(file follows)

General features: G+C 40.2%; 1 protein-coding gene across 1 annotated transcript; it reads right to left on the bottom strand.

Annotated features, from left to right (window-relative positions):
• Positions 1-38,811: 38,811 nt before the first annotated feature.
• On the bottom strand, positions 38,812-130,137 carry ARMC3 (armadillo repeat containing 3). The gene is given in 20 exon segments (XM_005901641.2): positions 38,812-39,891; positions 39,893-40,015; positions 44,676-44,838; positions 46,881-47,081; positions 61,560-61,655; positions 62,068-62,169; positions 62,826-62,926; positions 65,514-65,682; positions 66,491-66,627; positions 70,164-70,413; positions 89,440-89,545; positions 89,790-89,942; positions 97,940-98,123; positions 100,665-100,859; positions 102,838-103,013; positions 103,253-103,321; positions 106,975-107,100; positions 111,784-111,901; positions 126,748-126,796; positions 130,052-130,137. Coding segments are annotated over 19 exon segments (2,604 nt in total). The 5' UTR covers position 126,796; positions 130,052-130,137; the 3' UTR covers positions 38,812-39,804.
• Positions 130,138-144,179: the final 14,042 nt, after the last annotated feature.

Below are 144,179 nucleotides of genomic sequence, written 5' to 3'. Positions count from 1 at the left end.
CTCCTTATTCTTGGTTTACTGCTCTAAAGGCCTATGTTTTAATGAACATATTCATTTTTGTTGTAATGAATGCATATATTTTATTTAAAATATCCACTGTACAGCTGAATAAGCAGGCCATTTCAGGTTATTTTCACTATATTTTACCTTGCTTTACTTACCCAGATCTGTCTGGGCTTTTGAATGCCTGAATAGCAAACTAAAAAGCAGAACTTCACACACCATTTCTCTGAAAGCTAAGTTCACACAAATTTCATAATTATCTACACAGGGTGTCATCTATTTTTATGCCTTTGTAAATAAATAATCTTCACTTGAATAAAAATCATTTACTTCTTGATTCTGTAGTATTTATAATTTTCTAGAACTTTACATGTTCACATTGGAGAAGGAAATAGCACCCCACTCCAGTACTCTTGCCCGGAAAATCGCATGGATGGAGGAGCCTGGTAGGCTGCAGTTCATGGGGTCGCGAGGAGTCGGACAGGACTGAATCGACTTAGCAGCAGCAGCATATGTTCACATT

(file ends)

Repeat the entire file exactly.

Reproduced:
General features: G+C 40.2%; 1 protein-coding gene across 1 annotated transcript; it reads right to left on the bottom strand.

Annotated features, from left to right (window-relative positions):
• Positions 1-38,811: 38,811 nt before the first annotated feature.
• On the bottom strand, positions 38,812-130,137 carry ARMC3 (armadillo repeat containing 3). The gene is given in 20 exon segments (XM_005901641.2): positions 38,812-39,891; positions 39,893-40,015; positions 44,676-44,838; positions 46,881-47,081; positions 61,560-61,655; positions 62,068-62,169; positions 62,826-62,926; positions 65,514-65,682; positions 66,491-66,627; positions 70,164-70,413; positions 89,440-89,545; positions 89,790-89,942; positions 97,940-98,123; positions 100,665-100,859; positions 102,838-103,013; positions 103,253-103,321; positions 106,975-107,100; positions 111,784-111,901; positions 126,748-126,796; positions 130,052-130,137. Coding segments are annotated over 19 exon segments (2,604 nt in total). The 5' UTR covers position 126,796; positions 130,052-130,137; the 3' UTR covers positions 38,812-39,804.
• Positions 130,138-144,179: the final 14,042 nt, after the last annotated feature.

Below are 144,179 nucleotides of genomic sequence, written 5' to 3'. Positions count from 1 at the left end.
CTCCTTATTCTTGGTTTACTGCTCTAAAGGCCTATGTTTTAATGAACATATTCATTTTTGTTGTAATGAATGCATATATTTTATTTAAAATATCCACTGTACAGCTGAATAAGCAGGCCATTTCAGGTTATTTTCACTATATTTTACCTTGCTTTACTTACCCAGATCTGTCTGGGCTTTTGAATGCCTGAATAGCAAACTAAAAAGCAGAACTTCACACACCATTTCTCTGAAAGCTAAGTTCACACAAATTTCATAATTATCTACACAGGGTGTCATCTATTTTTATGCCTTTGTAAATAAATAATCTTCACTTGAATAAAAATCATTTACTTCTTGATTCTGTAGTATTTATAATTTTCTAGAACTTTACATGTTCACATTGGAGAAGGAAATAGCACCCCACTCCAGTACTCTTGCCCGGAAAATCGCATGGATGGAGGAGCCTGGTAGGCTGCAGTTCATGGGGTCGCGAGGAGTCGGACAGGACTGAATCGACTTAGCAGCAGCAGCATATGTTCACATT